Last weekend Philip Seymour Hoffman, the Oscar award-winning actor, was found dead in his Greenwich Village home.
Although he had reported himself clear for almost 30 decades, early word is that apparently he died of a heroin overdose.
In July 2013, Cory Monteith, an actor on the TV show “Glee,” died as a result of a toxic mixture of heroin and alcohol.
Maryland and Pennsylvania reported a near-epidemic of heroin related deaths last week. The heroin was laced with the sedative fentanyl.
The Federal Drug Enforcement Agency has said that heroin has hit the Northeast United States like a tidal wave. It is inexpensive and easily available. The federal Substance and Mental Health Services Administration reported that more than 669,000 Americans over the age of 12 had used heroin at some point during 2012.
Does this have anything to do with Jews? Absolutely it does.
As we report this week, substance abuse affects our community just as it affects others. Strength to Strength, a non-12-step program based at Kaplen JCC on the Palisades, helps parents cope; similarly, JACS – Jewish Alcoholics, Chemically dependent persons, & Significant others – aimed specifically at Jews, works both with people battling a range of substance abuses and with their families. (To learn more about Strength to Strength, call 201-408-1403 or email firstname.lastname@example.org; for JACs, call 201-837-9090 or email email@example.com.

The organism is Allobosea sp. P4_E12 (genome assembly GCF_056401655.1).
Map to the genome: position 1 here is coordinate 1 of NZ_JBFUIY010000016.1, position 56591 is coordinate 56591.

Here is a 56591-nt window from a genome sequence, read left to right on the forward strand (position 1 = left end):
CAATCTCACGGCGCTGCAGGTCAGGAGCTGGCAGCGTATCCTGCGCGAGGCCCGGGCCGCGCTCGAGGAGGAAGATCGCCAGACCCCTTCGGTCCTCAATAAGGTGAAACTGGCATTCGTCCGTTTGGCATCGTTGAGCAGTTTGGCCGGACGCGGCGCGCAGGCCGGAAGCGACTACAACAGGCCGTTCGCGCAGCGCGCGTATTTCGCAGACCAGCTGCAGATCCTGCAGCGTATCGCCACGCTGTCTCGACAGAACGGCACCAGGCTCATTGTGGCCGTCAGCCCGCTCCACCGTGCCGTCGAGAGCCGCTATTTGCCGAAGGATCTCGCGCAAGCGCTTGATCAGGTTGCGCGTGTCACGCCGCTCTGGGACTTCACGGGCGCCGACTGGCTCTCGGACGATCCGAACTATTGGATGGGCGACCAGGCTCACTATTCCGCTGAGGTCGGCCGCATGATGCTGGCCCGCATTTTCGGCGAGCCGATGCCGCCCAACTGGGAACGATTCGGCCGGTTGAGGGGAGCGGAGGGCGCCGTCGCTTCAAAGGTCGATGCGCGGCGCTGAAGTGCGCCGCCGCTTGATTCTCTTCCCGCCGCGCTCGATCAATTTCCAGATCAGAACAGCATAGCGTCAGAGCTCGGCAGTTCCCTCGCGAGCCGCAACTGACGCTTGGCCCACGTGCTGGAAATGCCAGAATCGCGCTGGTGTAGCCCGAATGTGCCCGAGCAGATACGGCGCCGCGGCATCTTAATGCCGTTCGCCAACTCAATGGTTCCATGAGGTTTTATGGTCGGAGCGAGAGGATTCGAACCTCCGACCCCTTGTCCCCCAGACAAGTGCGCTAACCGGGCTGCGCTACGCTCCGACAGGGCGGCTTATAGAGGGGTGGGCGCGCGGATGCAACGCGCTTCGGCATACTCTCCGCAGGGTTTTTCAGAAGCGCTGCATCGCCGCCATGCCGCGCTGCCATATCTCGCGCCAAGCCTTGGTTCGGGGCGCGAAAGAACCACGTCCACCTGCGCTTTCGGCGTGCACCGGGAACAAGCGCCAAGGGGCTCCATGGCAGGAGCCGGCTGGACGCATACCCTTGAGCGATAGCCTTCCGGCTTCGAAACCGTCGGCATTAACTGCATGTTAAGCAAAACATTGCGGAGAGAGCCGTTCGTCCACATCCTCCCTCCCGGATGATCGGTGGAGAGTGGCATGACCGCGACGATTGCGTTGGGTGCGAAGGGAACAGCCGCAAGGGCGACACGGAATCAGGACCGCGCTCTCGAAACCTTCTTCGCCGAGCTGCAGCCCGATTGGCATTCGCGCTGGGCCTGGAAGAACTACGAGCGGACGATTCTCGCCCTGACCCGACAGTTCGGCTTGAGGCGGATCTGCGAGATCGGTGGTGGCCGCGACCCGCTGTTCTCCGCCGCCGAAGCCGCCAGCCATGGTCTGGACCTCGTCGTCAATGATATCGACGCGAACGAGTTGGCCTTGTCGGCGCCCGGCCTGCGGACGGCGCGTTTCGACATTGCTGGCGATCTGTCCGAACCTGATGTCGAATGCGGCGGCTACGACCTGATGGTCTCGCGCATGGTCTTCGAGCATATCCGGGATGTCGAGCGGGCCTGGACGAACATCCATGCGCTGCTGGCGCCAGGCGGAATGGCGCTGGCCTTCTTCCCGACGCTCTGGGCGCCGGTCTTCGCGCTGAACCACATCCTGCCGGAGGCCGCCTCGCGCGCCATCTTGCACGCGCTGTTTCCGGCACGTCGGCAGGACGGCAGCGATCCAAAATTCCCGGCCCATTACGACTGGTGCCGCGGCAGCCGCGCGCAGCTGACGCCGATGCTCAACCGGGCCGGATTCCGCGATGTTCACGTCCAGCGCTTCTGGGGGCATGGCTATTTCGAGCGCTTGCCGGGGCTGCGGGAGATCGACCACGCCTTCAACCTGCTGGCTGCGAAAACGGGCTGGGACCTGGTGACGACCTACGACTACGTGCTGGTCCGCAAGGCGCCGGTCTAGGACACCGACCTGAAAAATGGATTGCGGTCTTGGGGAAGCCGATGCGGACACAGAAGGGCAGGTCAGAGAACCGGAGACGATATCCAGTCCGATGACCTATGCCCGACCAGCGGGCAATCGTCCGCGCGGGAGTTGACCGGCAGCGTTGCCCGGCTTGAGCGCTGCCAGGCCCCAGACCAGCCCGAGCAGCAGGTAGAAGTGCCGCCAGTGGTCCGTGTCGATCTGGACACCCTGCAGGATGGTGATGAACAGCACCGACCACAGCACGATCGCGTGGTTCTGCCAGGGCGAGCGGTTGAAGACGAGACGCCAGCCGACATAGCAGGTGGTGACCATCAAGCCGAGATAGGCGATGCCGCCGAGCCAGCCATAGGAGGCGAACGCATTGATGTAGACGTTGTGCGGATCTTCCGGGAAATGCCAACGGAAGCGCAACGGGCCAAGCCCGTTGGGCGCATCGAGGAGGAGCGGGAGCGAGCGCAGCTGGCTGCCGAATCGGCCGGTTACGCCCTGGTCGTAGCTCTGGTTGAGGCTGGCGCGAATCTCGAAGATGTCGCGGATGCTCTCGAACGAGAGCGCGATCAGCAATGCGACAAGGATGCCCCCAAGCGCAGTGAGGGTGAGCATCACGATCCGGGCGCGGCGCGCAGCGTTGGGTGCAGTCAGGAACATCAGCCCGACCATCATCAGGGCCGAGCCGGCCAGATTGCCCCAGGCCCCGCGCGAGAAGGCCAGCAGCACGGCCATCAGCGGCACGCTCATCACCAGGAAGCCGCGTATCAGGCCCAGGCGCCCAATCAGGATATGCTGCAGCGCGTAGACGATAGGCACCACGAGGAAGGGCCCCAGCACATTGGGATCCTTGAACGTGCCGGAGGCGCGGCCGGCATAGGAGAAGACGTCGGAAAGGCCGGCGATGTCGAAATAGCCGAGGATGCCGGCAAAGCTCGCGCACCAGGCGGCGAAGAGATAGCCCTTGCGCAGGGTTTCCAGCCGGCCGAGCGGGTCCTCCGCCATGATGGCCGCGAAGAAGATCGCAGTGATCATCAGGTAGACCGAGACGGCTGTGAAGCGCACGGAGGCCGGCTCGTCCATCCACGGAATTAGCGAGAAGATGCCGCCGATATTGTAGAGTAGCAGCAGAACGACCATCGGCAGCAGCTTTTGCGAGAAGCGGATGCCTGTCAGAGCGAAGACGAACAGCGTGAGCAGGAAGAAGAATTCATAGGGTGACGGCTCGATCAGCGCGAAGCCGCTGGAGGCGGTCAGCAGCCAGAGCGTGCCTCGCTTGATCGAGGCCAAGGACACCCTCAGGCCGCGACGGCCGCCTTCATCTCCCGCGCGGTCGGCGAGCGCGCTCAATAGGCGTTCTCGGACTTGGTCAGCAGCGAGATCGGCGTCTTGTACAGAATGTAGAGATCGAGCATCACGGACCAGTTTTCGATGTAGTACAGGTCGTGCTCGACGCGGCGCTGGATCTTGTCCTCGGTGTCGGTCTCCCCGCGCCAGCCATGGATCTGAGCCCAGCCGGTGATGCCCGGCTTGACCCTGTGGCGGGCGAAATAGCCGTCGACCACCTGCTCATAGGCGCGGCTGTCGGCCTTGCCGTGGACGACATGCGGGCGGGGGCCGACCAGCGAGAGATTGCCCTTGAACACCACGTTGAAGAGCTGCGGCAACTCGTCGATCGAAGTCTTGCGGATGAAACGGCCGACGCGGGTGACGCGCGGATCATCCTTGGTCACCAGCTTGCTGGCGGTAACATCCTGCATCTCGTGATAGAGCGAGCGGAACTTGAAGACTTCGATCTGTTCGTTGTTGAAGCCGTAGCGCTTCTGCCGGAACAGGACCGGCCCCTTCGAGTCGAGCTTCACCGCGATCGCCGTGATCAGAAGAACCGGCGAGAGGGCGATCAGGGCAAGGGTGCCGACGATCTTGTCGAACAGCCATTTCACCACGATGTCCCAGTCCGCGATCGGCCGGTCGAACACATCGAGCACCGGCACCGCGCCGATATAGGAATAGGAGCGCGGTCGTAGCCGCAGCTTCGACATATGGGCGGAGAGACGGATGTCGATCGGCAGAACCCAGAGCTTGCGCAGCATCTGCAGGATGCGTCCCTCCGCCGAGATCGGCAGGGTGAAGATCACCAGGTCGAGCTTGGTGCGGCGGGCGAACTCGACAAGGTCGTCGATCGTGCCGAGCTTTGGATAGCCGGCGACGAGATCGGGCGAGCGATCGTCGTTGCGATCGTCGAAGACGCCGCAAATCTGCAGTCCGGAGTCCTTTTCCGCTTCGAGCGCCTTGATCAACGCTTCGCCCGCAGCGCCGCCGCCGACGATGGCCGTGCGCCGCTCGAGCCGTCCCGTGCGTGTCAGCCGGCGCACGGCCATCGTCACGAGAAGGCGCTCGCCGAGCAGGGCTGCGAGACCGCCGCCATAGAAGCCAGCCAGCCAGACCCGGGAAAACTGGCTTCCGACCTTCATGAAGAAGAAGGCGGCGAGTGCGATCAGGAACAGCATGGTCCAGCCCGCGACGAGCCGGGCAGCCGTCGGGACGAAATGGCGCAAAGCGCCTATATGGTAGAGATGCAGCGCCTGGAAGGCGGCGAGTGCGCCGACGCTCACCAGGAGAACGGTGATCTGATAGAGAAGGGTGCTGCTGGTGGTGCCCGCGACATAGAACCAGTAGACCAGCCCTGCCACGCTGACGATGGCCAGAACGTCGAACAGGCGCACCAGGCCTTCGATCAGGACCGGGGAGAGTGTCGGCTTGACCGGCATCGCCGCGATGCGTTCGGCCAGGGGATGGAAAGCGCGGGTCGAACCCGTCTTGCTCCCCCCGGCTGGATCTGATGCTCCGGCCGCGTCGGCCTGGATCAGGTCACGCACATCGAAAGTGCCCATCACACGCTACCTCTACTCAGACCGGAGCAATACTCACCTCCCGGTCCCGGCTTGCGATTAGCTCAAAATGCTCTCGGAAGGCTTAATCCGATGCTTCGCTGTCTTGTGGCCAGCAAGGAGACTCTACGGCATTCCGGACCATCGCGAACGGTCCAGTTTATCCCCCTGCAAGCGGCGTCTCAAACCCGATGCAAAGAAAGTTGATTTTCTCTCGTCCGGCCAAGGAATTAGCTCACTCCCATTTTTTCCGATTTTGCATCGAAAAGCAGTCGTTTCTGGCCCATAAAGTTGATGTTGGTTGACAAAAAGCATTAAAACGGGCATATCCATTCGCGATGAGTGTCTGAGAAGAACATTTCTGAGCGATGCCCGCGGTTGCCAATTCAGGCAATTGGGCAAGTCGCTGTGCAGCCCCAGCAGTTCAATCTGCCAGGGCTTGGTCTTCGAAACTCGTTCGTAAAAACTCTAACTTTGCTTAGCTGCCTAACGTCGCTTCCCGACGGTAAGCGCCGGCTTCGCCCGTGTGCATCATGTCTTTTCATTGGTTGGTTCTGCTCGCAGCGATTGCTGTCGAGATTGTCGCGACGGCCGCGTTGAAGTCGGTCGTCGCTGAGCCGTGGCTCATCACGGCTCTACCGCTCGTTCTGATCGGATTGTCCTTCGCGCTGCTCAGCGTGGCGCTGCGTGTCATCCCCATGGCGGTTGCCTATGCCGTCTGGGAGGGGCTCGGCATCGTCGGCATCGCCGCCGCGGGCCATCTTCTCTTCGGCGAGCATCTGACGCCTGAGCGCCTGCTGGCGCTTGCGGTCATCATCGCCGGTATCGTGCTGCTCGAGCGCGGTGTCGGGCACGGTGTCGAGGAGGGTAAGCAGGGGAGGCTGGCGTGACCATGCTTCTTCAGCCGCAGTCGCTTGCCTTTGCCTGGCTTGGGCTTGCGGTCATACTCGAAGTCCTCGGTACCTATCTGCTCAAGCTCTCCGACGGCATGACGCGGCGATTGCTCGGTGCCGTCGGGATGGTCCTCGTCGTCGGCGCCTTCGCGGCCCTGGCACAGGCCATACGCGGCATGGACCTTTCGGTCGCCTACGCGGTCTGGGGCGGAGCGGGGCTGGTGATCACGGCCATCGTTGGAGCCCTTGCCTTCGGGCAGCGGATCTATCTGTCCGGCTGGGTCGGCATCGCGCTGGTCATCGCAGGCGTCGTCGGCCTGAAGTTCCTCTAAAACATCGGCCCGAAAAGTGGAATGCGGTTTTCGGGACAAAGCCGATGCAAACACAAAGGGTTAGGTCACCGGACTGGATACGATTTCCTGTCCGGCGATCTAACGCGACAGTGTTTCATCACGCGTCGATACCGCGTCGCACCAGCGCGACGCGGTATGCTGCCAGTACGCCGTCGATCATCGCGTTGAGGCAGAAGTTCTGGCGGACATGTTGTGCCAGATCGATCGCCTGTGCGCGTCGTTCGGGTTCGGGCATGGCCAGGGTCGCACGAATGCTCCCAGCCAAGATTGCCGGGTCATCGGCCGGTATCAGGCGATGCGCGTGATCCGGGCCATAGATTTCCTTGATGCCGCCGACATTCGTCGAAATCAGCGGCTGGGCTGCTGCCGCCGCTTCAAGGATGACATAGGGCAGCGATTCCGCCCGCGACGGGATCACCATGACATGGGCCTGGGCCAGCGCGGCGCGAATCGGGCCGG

Being Jewish does not render us immune from the ravages of addiction. There should be no stigma attached to recognizing that fact and reaching out for help.